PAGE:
GOP letter asks Sotomayor to fill in the blanks

GOP senators on the Judiciary Committee on Wednesday tried a new strategy in the battle over Supreme Court nominee Sonia Sotomayor, writing directly to ask her to “revisit” her “incomplete” candidate questionnaire.

The letter, addressed to Sotomayor through the White House, says the 173-page questionnaire the nominee submitted last week has too many “apparent omissions.”

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“We would respectfully ask that you revisit the questionnaire and provide another supplement as soon as possible,” the senators wrote. “If you believe that your questionnaire is fully responsive, we would appreciate an explanation to that effect.”

The letter was signed by ranking member Jeff SessionsJefferson (Jeff) Beauregard SessionsFederal judge rules Trump defunding sanctuary cities 'unconstitutional on its face' FBI informant gathered years of evidence on Russian push for US nuclear fuel deals, including Uranium One, memos show Alabama election has GOP racing against the clock MORE (Ala.), Chuck GrassleyCharles (Chuck) Ernest GrassleyFBI informant gathered years of evidence on Russian push for US nuclear fuel deals, including Uranium One, memos show Klobuchar taking over Franken's sexual assault bill Lawyer: Kushner is 'the hero' in campaign emails regarding Russia MORE (Iowa), John CornynJohn CornynGOP senator: ObamaCare fix could be in funding bill Senate GOP running out of options to stop Moore Texas Republicans slam White House over disaster relief request MORE (Texas), Jon Kyl (Ariz.), Tom CoburnTom CoburnFormer GOP senator: Trump has a personality disorder Lobbying World -trillion debt puts US fiscal house on very shaky ground MORE (Okla.), Orrin HatchOrrin Grant HatchProminent conservative passes on Utah Senate bid Republicans offer this impossible choice: Tax cuts or senior care Senate GOP running out of options to stop Moore MORE (Utah) and Lindsey GrahamLindsey Olin GrahamAlabama election has GOP racing against the clock Graham on Moore: 'We are about to give away a seat' key to Trump's agenda Tax plans show Congress putting donors over voters MORE (S.C.)

Specifically, the senators identify incomplete information on 10 questions about Sotomayor’s background, including cases she handled and speeches or lectures she delivered.

The letter reflects a ratcheting-up of the GOP’s scrutiny over Sotomayor, just hours after Minority Leader Mitch McConnellAddison (Mitch) Mitchell McConnellAlabama election has GOP racing against the clock McConnell PAC demands Moore return its money Klobuchar taking over Franken's sexual assault bill MORE (Ky.) used a floor speech to complain about the omissions.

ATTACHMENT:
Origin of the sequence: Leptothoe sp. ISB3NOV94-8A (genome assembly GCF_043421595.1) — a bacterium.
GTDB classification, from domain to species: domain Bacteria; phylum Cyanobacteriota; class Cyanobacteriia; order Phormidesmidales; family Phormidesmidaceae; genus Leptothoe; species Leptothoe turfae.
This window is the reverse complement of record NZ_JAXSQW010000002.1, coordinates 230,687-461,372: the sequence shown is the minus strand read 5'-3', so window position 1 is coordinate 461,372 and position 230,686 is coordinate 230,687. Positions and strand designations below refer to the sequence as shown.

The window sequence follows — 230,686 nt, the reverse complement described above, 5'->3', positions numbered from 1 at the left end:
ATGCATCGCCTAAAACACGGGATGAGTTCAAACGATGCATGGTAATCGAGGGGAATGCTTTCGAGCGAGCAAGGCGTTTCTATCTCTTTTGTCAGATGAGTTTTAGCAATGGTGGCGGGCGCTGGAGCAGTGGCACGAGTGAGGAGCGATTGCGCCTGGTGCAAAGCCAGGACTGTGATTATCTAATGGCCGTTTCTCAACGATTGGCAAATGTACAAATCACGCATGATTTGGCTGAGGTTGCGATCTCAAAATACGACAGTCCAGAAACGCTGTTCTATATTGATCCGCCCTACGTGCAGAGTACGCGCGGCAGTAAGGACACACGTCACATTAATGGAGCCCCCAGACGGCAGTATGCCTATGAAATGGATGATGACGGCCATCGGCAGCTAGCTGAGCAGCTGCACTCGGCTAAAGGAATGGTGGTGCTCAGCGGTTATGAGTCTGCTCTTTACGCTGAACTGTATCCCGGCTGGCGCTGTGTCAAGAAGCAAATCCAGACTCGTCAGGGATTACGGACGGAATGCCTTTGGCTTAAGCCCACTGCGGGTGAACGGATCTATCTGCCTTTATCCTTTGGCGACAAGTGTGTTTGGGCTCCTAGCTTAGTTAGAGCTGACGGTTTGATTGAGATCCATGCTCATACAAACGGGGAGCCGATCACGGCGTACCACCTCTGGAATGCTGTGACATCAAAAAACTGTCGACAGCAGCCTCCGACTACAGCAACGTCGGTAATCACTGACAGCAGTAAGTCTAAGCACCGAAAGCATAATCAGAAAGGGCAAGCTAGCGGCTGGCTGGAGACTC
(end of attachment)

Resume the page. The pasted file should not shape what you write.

“We are concerned about the fact that you have failed to provide a draft, video or transcript for more than half of your speeches, remarks, lectures, etc.,” the letter reads. “Please advise us of the process you undertook to search for these speeches, and for those that you are unable to provide to the committee, please provide a more thorough explanation of the content of each speech.”

McConnell and Sessions both said the omissions are proof that the White House is attempting to rush Sotomayor’s confirmation through the Senate. McConnell called it “a rush to judgment in order to meet an arbitrary deadline,” while Sessions said Republicans are frustrated that their fairness to Sotomayor has not been returned.

Judiciary Committee Chairman Patrick LeahyPatrick Joseph LeahyLawmakers, celebs honor Tony Bennett with Library of Congress Gershwin Prize Dem senator jokes: 'Moment of weakness' led me to share photo comparing Trump, Obama Leahy presses Trump court nominee over LGBTQ tweets MORE (D-Vt.) dismissed the attacks Wednesday, saying that he is following the same timeline that the Senate used to confirm Chief Justice John Roberts.

About Sotomayor’s questionnaire, Leahy noted that thousands of pages of background material on Roberts were not delivered by the Ronald Reagan Presidential Library until just before his confirmation hearings.

“We’re on the same schedule,” he said. “If it was good enough for him, why shouldn’t it be good enough for her? And thousands of pages about him didn’t come in until a few days before the hearing.”

This story was updated at 5 p.m.